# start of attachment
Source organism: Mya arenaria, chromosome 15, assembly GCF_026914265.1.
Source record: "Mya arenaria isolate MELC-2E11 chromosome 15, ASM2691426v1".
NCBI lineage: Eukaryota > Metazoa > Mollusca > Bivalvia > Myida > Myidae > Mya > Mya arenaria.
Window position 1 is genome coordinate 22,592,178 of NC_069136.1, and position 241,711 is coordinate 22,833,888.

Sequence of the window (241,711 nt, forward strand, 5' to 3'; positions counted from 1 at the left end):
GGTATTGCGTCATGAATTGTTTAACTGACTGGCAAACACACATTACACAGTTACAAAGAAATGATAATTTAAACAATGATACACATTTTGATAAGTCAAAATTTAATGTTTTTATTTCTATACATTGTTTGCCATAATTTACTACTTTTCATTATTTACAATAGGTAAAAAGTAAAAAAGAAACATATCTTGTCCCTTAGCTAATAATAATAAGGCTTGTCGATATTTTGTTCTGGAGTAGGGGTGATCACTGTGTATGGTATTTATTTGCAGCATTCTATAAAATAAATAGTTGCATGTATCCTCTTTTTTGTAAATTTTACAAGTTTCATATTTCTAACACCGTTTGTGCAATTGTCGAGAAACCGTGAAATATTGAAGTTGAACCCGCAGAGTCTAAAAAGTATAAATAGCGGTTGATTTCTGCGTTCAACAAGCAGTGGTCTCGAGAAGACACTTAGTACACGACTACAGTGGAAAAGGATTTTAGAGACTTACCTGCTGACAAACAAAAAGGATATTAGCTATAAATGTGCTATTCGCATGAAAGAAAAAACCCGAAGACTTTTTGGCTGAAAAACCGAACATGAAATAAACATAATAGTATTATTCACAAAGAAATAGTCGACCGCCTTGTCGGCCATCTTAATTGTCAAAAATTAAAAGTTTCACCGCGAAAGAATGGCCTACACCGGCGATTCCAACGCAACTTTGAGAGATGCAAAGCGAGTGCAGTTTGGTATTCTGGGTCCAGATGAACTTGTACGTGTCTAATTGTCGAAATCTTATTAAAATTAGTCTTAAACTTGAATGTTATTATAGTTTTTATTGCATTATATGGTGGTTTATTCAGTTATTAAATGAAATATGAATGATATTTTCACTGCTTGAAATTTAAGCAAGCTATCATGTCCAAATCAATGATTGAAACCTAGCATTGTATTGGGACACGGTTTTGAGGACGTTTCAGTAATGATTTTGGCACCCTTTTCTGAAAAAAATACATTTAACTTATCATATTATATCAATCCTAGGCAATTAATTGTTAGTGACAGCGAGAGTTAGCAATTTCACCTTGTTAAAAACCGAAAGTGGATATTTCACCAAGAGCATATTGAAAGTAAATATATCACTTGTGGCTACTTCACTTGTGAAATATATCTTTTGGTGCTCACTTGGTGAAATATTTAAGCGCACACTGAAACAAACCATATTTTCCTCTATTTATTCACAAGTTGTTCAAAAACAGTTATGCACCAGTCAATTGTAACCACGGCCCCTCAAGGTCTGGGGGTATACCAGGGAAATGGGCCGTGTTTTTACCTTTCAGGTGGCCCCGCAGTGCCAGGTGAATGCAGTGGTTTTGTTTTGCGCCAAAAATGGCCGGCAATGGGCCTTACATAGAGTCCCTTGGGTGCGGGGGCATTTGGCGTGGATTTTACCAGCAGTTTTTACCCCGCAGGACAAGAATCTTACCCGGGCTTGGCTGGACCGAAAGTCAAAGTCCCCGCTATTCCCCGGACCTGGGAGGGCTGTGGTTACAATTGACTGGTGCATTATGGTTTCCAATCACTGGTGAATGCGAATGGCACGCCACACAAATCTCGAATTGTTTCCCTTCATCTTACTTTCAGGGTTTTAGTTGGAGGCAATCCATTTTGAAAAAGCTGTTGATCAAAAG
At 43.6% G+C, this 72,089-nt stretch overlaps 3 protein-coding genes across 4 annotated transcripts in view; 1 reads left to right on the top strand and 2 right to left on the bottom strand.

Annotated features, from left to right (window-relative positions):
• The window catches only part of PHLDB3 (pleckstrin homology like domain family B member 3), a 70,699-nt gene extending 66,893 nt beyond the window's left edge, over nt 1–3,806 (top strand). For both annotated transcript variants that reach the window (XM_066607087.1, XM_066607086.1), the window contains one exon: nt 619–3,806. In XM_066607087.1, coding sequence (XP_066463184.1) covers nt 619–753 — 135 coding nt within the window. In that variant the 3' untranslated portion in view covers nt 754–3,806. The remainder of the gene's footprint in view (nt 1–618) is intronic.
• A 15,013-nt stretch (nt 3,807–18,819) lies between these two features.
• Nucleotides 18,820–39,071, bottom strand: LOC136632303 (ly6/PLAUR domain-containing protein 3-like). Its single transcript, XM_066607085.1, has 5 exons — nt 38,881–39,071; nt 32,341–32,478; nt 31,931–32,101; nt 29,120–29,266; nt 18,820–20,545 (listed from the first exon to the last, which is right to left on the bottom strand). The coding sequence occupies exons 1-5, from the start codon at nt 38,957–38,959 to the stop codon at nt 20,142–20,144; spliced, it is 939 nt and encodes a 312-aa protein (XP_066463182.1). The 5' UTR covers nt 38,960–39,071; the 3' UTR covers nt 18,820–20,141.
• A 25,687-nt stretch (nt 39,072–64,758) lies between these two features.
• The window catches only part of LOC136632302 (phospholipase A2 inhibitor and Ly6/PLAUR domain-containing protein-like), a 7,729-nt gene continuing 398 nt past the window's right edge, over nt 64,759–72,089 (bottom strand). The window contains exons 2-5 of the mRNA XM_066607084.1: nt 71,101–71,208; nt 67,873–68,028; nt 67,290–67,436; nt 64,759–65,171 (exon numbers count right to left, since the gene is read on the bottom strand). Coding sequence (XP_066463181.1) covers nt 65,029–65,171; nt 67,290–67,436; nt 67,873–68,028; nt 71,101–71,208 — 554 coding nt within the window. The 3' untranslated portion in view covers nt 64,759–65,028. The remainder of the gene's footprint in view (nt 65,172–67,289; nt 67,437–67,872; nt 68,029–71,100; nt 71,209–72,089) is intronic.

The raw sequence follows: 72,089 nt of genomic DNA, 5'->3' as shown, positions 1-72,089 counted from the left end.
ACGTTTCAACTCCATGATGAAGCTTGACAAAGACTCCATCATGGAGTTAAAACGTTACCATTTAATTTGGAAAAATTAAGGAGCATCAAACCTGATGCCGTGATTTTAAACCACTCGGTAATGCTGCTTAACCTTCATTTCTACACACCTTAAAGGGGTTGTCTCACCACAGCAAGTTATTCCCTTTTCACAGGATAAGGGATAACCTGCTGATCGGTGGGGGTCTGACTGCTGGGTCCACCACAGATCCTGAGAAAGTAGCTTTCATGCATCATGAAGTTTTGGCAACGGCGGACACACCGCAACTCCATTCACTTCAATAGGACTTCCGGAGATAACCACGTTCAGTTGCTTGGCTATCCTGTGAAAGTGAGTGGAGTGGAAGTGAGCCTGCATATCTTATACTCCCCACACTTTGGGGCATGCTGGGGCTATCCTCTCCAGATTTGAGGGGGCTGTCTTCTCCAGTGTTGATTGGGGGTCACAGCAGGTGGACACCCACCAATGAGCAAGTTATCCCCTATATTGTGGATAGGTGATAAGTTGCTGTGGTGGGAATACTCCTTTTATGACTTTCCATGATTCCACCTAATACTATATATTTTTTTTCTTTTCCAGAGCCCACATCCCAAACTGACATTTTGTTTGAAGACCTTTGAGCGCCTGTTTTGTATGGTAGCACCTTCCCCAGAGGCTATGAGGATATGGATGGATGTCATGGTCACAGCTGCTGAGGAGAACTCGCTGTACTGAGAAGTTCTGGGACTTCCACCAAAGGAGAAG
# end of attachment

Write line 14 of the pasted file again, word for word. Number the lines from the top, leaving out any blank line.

The raw sequence follows: 72,089 nt of genomic DNA, 5'->3' as shown, positions 1-72,089 counted from the left end.